As I have said many times on these electronic pages, I live in the Twin Cities. Over the past year, there has been a lot of attention as far as football goes, to the job of the place kicker. Blair Walsh, who had been carrying out the duties for the Vikings for the past 5 seasons lost his job earlier this year due to several missed field goals and extra points. The most glaring miss was in the playoffs last season against the Seattle Seahawks. If he made the kick, Vikings pull off the upset and end Seattle’s season, but as the joke goes, “Everything went right in that game for the Vikings, except the kick – it went left”. Walsh missed a short field goal and the sad bitterness of another season-ending-too-quickly settled in the Twin Cities metro. And when Walsh struggled at the start of this season, the patience was short. He was released and replaced by Kai Forbath.
Inconsistency is death to a place kicker. But there is more to a “simple” field goal than kicking the ball between the yellow uprights set up on the back line of the end zone. It takes leg power, foot angle, aim and precision to kick a funny shaped ball that far in general, but let’s remember the other pieces that need to be in place for a successful kick to happen. A good snap, caught by the holder who then gets the ball in place, at the right angle, with the laces away from the kicker. It is a complex chain of events made to look simple and expected to be successful each time.
Today, we look at a player whose job it is to start that whole process. Meet Baltimore Ravens Long Snapper Morgan Cox. Cox is in his 7th NFL season all spent with the Ravens. He was signed, undrafted after playing college ball for Tennessee and in 2013, was a member of the Super Bowl Champion Ravens team. Last year, Cox played in his first Pro Bowl.
Cox understands the thankless role that he plays as a long-snapper. In this article from the Baptist Press, Cox says “I know that I’m doing my job if nobody really knows my name. You kind of have to have the personality for that — being OK with staying in the background and watching your kicker succeed and being happy for him.” In this interview with cover32.com, Cox talks about the highs and lows that life brings. The key to dealing with those highs and lows is consistency. He says “And for me it crosses over so easily. At my position, consistency is so key, and I try to cross that over as a principle of life, just being consistent when I go through things.”
In both of the above articles he shares the importance God plays in helping him stay consistent and cheering on his teammates.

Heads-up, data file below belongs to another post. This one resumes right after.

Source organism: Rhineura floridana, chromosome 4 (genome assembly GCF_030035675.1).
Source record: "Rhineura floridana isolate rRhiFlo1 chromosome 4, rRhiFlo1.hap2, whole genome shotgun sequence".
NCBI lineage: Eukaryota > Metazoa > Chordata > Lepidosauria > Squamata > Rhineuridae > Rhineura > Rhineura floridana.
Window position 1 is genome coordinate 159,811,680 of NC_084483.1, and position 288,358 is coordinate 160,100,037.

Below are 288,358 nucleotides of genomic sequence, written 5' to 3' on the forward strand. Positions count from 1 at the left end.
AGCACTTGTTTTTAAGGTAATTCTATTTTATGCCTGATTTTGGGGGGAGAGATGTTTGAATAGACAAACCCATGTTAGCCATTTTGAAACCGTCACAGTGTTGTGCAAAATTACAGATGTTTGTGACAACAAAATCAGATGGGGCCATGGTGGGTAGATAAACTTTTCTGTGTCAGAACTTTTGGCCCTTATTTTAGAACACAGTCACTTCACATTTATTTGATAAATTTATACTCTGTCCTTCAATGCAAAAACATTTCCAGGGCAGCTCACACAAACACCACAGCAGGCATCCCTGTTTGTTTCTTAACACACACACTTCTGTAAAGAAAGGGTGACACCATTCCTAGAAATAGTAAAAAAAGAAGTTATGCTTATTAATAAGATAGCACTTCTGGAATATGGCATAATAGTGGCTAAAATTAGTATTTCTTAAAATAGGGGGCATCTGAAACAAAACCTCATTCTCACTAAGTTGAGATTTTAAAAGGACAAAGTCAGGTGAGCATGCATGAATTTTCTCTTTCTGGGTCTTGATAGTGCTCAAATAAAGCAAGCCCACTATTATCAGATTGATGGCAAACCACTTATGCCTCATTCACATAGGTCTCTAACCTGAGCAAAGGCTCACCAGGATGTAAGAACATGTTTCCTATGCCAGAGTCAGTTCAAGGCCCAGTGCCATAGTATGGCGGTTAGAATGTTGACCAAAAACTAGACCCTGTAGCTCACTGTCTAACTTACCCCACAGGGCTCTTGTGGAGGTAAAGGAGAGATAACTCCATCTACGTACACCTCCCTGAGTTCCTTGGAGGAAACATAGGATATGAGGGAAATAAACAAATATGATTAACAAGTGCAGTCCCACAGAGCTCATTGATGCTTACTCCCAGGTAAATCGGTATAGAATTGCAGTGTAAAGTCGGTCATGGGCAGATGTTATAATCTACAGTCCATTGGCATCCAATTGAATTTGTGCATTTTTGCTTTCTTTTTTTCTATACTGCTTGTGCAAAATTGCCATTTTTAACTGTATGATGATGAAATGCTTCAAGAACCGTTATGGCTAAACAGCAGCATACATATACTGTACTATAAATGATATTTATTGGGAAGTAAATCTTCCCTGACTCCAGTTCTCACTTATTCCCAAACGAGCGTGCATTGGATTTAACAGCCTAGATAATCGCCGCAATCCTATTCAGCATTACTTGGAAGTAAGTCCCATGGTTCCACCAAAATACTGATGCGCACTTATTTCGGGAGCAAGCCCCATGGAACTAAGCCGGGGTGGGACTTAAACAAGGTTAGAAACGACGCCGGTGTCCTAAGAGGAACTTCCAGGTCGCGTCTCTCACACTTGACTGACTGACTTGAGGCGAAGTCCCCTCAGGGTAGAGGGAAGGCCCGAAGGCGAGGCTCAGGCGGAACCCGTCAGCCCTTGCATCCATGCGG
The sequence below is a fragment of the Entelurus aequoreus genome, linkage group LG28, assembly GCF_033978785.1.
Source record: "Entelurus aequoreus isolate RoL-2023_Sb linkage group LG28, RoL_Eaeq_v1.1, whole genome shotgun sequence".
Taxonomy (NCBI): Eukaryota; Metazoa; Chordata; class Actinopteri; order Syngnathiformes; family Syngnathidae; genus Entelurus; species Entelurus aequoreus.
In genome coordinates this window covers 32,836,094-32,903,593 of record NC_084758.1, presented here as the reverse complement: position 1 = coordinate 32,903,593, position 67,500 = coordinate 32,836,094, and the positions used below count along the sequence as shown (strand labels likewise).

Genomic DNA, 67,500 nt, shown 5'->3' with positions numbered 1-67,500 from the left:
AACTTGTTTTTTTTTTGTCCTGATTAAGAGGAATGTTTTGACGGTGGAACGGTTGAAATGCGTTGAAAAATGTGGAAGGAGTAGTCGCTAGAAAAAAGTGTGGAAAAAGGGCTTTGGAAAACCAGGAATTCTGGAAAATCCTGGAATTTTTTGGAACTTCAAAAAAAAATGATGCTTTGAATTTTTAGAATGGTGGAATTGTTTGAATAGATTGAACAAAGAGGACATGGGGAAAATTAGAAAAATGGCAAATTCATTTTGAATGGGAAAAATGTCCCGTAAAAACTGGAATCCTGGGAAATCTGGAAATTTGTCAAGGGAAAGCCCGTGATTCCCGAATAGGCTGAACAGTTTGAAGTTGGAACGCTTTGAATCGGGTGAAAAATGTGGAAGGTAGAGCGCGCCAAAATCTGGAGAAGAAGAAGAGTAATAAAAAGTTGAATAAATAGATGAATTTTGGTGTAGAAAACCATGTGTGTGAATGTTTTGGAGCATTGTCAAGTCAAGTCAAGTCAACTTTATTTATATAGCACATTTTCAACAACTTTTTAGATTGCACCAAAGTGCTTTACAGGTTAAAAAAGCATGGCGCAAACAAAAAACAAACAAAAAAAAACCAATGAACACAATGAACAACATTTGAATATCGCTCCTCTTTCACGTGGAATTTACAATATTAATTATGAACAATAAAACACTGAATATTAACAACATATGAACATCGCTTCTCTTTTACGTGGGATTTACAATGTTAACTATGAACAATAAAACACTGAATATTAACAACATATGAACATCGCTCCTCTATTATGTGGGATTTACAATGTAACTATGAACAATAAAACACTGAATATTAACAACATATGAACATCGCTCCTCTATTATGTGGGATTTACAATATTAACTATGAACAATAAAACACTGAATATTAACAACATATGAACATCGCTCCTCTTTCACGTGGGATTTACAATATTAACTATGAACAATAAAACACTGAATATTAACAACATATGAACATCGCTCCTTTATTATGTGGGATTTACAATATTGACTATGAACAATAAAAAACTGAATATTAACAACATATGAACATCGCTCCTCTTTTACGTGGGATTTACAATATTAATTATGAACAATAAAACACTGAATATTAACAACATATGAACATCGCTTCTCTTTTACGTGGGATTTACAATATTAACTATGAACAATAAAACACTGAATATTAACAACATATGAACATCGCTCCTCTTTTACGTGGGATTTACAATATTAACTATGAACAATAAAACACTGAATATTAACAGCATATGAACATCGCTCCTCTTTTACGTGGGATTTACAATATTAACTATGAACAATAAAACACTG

Here are my takeaways from Cox’ story:
1- Consistency is the key – The definition of consistency according to wordcentral.com is “sticking with one way of thinking or acting“. This means striving to do the same thing the same way each time. That is important for a long snapper. The snaps he gives need to be in the same place at the same time with the same rotation, etc. It needs to be predictable so that the holder and the kicker can carry out their duties. To be successful, consistency is important. He says as much for life off the field, and it hold true for us as well. To be successful in living for Christ and pointing others toward Him, consistency is also important. Consistently connecting with God through reading and studying his word. Consistency in depending on Him to guide us through life. I know that I struggle to stay consistent in these things, but when I do find a measure of consistency, the connection I feel with God is much stronger. And I also want to be clear that God is always consistent. Any breaks comes from my end of the relationship. Which leads to my next takeaway
2- Nowhere to hide – When all goes well for a long-snapper, no one knows his name or gives him much thought. When the long-snapper messes up, everyone knows it and is ready to tear him apart for his failures. There is nowhere to hide. There is no way to cover up the mistake. The same is true for our sin. No matter how hard we try to cover it up, or how much we convince ourselves that we are hiding it well, our sin is on display for God to see, maybe others, too. But all that matters is that God, who sees our sinfulness and our shame still loves us, still values us and still offers us forgiveness. And while there is nowhere to hide, there is a place where rest and restoration can occur. In the loving arms of the Jesus who took our place and paid our price. So let’s stop trying to hide, acknowledge that we are responsible for our mess ups and gladly embrace the gift of life and forgiveness that He offers. What a joy to consider! What a treasure that can be ours!
3- Cheering others on – The articles talk about the thankless job that Cox does for the Ravens. He talks about the joy he gets in seeing others (his punter or kicker) being successful. He knows that if he does his job, it sets others up to be successful. This is a good lesson to take with us in our Christian life, too. We can cheer others on, we can do whatever it takes to set them up for success. By this I mean we can point others to God and to the work that He may be calling them to do. And as they accept Him and the role He has for them, we can cheer them on and encourage them in following Him.